Good Dragons are Rare
Good Dragons are Rare: An Inquiry into Literary Dragons East and West. Fanfan Chen and Thomas Honegger, eds. Arbeit zur Literarischen Phantiastik, Band 5. Frankfurt am Main: Peter Lang, 2009. 439 pp. ISBN 973 3 631 58219 0. $116.95.
Reviewed by David Oberhelman
[This review originally appeared in Mythlore 30.3/4 (#117/118) (2012): 153–55.]
In his famed 1936 Sir Israel Gollancz Memorial Lecture “Beowulf: The Monsters and the Critics,” J.R.R. Tolkien writes of the dragon in the Old English poem, “one dragon, however hot, does not make a summer, or a host; and a man might well exchange for one good dragon what he would not sell for a wilderness. And dragons, real dragons, essential both to the machinery and idea of the poem or tale, are actually rare” (Monsters 12). From this dictum Thomas Honegger and his co-editor Fanfan Chen derive the title of their polyglot collection of essays on literary depictions of dragons in Western and Eastern traditions, Good Dragons are Rare. Honegger, a medievalist at the University of Jena and frequent author and editor of volumes on Tolkien, and Chen, a Comparative Literature specialist from the National Dong Hwa University in Taiwan, have compiled an ambitious, if somewhat disjointed, assortment of papers in English, German, and French on the figure of the dragon in mythology, the sagas, medieval European literature, Victorian fairy tales, Anglo-American fantasy ranging from The Hobbit and other works by Tolkien up to J.K. Rowling’s Harry Potter series and Christopher Paolini’s Eragon. The book also touches upon Asian representations of the dragon from antiquity up through the contemporary era of globalization. The overarching theme of the volume is ongoing quest for Tolkien’s elusive “good” dragon—the wilder draco or draco ferox of the older mythological tradition versus the symbolic dragon or the more “domesticated” literary dragon of the nineteenth century and later periods.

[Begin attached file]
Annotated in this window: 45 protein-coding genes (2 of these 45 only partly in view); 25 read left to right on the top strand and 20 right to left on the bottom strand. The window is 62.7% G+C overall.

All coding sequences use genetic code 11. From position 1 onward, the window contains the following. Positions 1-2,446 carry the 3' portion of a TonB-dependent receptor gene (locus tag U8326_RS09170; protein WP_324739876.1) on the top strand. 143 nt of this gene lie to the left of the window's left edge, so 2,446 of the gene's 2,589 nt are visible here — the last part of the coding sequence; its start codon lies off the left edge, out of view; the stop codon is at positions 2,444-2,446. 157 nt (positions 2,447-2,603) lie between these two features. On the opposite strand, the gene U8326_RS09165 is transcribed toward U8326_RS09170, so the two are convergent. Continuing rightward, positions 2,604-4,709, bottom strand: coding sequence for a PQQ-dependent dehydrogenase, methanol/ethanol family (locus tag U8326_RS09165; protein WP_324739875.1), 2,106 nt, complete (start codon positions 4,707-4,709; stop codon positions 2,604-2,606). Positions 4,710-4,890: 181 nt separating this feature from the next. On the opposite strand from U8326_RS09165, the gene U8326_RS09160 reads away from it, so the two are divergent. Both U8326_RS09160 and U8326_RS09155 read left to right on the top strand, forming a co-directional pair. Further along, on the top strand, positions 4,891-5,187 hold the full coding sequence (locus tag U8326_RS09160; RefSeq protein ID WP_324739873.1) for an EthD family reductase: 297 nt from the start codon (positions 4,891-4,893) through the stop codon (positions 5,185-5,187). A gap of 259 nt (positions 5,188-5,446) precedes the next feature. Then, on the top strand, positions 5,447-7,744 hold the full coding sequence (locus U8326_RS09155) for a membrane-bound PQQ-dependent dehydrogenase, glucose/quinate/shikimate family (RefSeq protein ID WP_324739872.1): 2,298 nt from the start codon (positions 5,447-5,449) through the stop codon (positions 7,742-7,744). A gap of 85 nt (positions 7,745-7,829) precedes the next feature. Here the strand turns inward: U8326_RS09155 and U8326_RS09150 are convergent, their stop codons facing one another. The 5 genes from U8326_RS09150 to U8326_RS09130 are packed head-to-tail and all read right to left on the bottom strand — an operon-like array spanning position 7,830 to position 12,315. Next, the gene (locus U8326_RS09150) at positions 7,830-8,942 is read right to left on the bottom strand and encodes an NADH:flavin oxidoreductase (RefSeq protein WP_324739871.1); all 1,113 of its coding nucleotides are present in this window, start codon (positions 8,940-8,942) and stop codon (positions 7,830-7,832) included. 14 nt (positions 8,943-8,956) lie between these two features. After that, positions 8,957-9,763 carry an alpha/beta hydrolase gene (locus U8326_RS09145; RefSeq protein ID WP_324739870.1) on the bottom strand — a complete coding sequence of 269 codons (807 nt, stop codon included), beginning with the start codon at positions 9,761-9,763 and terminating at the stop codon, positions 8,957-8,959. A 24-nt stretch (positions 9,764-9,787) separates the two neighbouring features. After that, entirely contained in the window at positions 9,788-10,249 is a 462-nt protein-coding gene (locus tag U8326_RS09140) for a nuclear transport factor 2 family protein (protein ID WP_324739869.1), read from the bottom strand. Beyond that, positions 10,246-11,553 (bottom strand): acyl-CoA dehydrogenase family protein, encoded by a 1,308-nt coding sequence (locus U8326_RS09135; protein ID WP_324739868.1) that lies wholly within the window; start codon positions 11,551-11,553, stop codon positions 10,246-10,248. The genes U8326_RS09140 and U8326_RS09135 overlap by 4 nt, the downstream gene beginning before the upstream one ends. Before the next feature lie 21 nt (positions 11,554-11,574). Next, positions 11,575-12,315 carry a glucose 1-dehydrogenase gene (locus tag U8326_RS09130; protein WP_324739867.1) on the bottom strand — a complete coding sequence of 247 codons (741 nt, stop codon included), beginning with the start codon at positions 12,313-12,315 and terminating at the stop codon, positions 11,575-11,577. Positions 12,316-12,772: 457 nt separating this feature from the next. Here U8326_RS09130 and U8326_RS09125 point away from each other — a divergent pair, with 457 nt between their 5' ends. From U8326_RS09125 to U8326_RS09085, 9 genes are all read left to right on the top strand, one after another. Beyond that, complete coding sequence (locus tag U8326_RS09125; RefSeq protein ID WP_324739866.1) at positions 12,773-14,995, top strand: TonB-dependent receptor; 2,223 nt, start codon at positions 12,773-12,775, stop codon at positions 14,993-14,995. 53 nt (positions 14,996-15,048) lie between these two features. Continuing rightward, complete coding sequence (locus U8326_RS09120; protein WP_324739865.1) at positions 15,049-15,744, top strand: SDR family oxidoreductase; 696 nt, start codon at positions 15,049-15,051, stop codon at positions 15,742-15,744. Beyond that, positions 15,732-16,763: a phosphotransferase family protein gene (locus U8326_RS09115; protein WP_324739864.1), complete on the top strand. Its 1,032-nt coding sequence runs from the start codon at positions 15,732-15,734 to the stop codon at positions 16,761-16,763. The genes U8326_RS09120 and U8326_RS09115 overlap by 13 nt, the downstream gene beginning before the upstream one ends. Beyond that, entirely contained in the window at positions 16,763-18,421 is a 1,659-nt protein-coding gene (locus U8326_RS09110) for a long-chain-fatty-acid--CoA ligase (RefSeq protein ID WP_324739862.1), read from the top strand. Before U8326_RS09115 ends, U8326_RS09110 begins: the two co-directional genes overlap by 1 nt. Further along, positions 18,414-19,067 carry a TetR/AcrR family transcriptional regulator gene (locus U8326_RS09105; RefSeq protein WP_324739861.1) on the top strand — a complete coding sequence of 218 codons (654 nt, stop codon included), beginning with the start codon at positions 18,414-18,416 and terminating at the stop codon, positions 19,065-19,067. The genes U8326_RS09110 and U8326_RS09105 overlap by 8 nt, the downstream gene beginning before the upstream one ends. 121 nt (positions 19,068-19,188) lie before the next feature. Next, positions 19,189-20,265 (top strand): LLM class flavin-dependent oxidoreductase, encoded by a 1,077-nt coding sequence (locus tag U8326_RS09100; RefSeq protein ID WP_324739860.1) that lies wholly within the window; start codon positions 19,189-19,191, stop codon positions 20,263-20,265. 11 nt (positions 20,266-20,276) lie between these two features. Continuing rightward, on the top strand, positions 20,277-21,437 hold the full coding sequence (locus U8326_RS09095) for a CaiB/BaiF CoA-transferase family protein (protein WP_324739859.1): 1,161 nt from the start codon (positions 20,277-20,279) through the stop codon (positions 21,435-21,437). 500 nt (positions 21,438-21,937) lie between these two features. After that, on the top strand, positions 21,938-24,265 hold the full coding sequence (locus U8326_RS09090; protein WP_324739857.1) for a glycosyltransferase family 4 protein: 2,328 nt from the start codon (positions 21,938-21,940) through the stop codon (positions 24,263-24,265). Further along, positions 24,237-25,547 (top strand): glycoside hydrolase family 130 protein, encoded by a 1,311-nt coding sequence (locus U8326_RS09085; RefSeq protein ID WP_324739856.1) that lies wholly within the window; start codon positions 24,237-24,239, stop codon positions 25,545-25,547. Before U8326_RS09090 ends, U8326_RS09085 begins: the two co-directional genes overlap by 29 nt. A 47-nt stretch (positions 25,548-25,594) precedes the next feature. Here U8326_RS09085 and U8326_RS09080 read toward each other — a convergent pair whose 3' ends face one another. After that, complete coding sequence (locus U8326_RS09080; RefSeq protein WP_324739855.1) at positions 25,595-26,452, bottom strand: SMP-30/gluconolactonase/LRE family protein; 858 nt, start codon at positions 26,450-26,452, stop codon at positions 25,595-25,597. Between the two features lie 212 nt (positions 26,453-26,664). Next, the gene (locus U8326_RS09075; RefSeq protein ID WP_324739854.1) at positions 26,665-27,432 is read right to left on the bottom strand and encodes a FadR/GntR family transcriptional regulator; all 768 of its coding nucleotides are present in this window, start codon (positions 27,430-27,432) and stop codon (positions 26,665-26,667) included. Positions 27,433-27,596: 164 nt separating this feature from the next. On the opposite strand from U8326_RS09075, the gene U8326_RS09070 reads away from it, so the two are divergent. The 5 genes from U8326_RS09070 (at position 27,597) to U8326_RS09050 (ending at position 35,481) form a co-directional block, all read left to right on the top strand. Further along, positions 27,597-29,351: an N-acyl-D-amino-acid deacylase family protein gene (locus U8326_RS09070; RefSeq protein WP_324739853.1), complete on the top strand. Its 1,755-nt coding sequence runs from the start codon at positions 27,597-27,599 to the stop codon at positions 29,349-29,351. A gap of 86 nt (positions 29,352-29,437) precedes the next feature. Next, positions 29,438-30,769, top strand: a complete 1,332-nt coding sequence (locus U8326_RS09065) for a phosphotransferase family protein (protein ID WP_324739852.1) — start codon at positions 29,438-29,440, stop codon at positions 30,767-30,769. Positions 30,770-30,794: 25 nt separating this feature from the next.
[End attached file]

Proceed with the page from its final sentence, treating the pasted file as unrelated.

The eighteen essays in this volume are not grouped into any particular order, but are roughly divided into clusters based on different literary periods and genres. The essays jump from one language to another, making this a volume useful to European scholars or the comparativist who is familiar with the literary history and fantasy fiction of several countries, but daunting to many other scholars of myth and fantasy studies, especially since classic and contemporary English-language works are covered in all three languages. For the sake of clarity, I have indicated the language of each essay in brackets after the author’s name in my appraisal of the collection.
Friedhelm Scheidewind [German] and Honegger [English] both provide broad overviews of the many aspects of the dragon in different cultures and literatures, and establish the dragon as a multivalent symbol of the human relationship to power, religion, and the natural world. Honegger’s discussion of dragons as literary characters in the works of the fantasists Edith Nesbit, Barbara Hambly, and Gordon Dickson culminates in a detailed analysis of Tolkien’s portrayals of Chrysophylax Dives from Farmer Giles of Ham and Smaug from The Hobbit. Using Smaug as the prototype for the “good” dragon, Honegger concludes that such a beast inevitably “carries the unmistakable stamp of ‘Faery’” (54). The next three essays focus on dragons in Western medieval literature. Anne Berthelot [French] looks at female dragons in medieval French and Italian romances and their relationship to attitudes towards women and sexuality. Maik Goth [English] studies dragons in Edmund Spenser’s Renaissance epic The Faerie Queene and Paul Michel [German] provides an overview of accounts of supposed dragon encounters in the natural histories of the seventeenth-century Swiss scientist Johann Jakob Scheuchzer. These essays document how the dragon appeared in European literary and scientific texts from the twelfth century through to the cusp of the Enlightenment.